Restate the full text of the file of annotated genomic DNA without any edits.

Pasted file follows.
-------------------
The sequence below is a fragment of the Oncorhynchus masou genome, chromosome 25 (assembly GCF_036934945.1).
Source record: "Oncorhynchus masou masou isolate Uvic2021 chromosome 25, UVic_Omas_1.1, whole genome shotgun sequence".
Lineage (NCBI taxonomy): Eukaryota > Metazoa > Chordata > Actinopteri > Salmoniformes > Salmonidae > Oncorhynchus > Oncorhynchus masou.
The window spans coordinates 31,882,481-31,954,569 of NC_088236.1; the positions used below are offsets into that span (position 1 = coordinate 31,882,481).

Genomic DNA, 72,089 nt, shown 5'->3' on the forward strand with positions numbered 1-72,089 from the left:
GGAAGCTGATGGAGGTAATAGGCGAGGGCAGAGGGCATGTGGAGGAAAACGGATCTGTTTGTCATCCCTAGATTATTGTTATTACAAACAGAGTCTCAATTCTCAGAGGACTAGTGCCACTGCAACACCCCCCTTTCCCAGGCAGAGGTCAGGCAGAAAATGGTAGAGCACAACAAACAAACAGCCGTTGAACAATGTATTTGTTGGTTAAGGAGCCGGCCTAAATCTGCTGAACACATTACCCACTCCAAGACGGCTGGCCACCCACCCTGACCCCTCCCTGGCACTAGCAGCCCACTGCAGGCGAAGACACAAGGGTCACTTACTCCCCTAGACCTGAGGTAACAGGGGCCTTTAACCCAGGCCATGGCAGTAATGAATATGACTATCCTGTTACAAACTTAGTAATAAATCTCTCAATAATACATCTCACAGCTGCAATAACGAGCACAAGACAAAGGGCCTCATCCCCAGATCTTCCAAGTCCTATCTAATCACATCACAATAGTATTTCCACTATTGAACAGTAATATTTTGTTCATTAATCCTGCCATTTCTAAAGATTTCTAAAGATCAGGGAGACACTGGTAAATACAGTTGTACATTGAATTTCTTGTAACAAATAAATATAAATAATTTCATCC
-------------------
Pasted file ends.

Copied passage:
The sequence below is a fragment of the Oncorhynchus masou genome, chromosome 25 (assembly GCF_036934945.1).
Source record: "Oncorhynchus masou masou isolate Uvic2021 chromosome 25, UVic_Omas_1.1, whole genome shotgun sequence".
Lineage (NCBI taxonomy): Eukaryota > Metazoa > Chordata > Actinopteri > Salmoniformes > Salmonidae > Oncorhynchus > Oncorhynchus masou.
The window spans coordinates 31,882,481-31,954,569 of NC_088236.1; the positions used below are offsets into that span (position 1 = coordinate 31,882,481).

Genomic DNA, 72,089 nt, shown 5'->3' on the forward strand with positions numbered 1-72,089 from the left:
GGAAGCTGATGGAGGTAATAGGCGAGGGCAGAGGGCATGTGGAGGAAAACGGATCTGTTTGTCATCCCTAGATTATTGTTATTACAAACAGAGTCTCAATTCTCAGAGGACTAGTGCCACTGCAACACCCCCCTTTCCCAGGCAGAGGTCAGGCAGAAAATGGTAGAGCACAACAAACAAACAGCCGTTGAACAATGTATTTGTTGGTTAAGGAGCCGGCCTAAATCTGCTGAACACATTACCCACTCCAAGACGGCTGGCCACCCACCCTGACCCCTCCCTGGCACTAGCAGCCCACTGCAGGCGAAGACACAAGGGTCACTTACTCCCCTAGACCTGAGGTAACAGGGGCCTTTAACCCAGGCCATGGCAGTAATGAATATGACTATCCTGTTACAAACTTAGTAATAAATCTCTCAATAATACATCTCACAGCTGCAATAACGAGCACAAGACAAAGGGCCTCATCCCCAGATCTTCCAAGTCCTATCTAATCACATCACAATAGTATTTCCACTATTGAACAGTAATATTTTGTTCATTAATCCTGCCATTTCTAAAGATTTCTAAAGATCAGGGAGACACTGGTAAATACAGTTGTACATTGAATTTCTTGTAACAAATAAATATAAATAATTTCATCC